A recent story in Yahoo News about Heidi Heitkamp, a newly elected Democratic Senator from North Dakota, is worth pondering. The story quotes Heitkamp as follows:
“I think, you know the one thing that has gotten lost by everyone is one of the best ways that we can perform here is by getting people back to work, making sure that this economic recovery, slow as it is, gets amped up and moves forward,” Heitkamp tells Politics Confidential. “It’s one of the reasons why I’ve been such a big proponent of the Keystone Pipeline. There’s a shovel ready, private sector jobs program, good paying jobs.”
Heidi is disconcerted that President Obama seems to be concentrating on gun control and climate change and (she says) ignoring the economy. Good grief, how thick are some of the heads in Washington? Here’s a Democrat spelled with a capital “R,” talking about the necessity to pollute the earth some more in the name of profits while we ignore the health and well-being of our children and their children for generations to come. But then she comes from North Dakota which is a very conservative state and where the bulk of the wealth (and it is very great deal indeed) comes from oil. Gee, do you think she’s pushing the Keystone Pipeline because of a debt she owes to Big Oil? I’m just askin’.
In any event, Heidi is dead wrong about climate change and I really do get tired of the conservative mantra that drones on and on about how a commitment to the environment and the pursuit of clean energy will invariably cost us jobs — and, by implication, if we want to help the economy recover and create more jobs we must go the route of fossil fuels. It is a false dichotomy and yet we continue to hear it repeated as though it is beyond doubt. The facts belie the claim: we can have it both ways — clean energy and jobs. In fact we are already on our way.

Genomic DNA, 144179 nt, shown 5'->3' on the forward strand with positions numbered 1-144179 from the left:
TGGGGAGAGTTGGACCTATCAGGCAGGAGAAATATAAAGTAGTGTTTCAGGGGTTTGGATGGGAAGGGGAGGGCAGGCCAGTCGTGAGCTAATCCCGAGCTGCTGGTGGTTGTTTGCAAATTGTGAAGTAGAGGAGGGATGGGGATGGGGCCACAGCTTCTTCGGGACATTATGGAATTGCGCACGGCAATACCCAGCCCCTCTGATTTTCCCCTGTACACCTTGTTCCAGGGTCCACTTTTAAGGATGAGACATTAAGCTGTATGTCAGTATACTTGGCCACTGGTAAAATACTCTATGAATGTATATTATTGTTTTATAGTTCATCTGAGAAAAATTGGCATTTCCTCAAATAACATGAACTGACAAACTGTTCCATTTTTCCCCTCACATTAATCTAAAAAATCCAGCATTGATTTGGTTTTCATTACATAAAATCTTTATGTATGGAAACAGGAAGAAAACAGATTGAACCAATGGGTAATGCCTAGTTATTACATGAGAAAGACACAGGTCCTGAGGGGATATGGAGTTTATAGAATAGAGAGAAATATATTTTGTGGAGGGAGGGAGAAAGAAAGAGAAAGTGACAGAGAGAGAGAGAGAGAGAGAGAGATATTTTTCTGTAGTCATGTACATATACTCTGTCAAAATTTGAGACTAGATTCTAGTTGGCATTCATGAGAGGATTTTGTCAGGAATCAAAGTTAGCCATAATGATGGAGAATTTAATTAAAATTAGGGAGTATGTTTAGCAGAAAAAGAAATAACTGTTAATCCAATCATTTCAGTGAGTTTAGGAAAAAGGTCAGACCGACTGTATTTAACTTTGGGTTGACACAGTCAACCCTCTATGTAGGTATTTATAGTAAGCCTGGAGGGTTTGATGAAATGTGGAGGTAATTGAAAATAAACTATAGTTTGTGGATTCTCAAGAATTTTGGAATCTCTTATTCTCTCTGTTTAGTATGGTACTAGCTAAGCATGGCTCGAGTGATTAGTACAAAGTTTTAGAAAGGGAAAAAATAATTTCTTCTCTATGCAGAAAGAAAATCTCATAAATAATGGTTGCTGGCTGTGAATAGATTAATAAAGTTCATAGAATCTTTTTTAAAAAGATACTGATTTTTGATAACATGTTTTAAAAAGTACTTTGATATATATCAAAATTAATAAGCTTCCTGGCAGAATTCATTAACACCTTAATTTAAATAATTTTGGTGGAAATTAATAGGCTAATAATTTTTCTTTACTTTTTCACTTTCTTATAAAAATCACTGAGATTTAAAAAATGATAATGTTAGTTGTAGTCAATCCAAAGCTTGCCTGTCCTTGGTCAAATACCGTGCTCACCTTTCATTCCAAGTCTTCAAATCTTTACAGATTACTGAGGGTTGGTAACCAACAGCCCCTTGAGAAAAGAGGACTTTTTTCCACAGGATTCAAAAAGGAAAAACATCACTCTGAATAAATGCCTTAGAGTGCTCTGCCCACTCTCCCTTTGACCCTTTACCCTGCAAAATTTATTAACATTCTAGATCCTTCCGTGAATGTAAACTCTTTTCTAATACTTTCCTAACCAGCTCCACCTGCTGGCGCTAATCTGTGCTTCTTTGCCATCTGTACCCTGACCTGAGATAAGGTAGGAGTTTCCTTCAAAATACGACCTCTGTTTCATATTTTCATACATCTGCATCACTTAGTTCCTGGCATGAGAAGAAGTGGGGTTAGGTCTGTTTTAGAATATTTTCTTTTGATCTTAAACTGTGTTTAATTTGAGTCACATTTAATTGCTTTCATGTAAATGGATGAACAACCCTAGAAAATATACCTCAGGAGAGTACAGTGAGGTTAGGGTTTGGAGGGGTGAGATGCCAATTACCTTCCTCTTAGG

Wind energy alone, as my blog buddy BTG recently pointed out, is currently employing 75,000 workers (more than the coal industry) and could employ 500,000 by 2030 if this Congress would get its collective head out of the sand (or wherever they have it at present) and commit the country to the pursuit of sustainable energy where we can be assured not only of more jobs, but also a cleaner environment, better health, and general economic recovery. Consider the fact that the solar industry also currently employs over 100,000 workers and could also take on more with a commitment from Washington. And we haven’t even begun to tap the potential energy from the ocean tides. Sustainable energy is the energy of the future in a world where we have become almost totally dependent on finite resources that pollute the air and raise the temperatures on the planet.
The old environment versus jobs argument simply won’t wash. It is a worn record and it flies in the face of every fact available to anyone who doesn’t happen to be in the pocket of the oil and gas industries. But that includes Senator Heitkamp, it would appear, who will continue to push for dirty energy while the rest of us wonder what it will take to wake up those closed-minded politicians in Washington who have lost sight of what really matters in this country — which is the health, well-being, and prosperity of ordinary citizens. What really matters is certainly not more obscene profits for Big Oil, though they play the tune and the politicians dance the dance.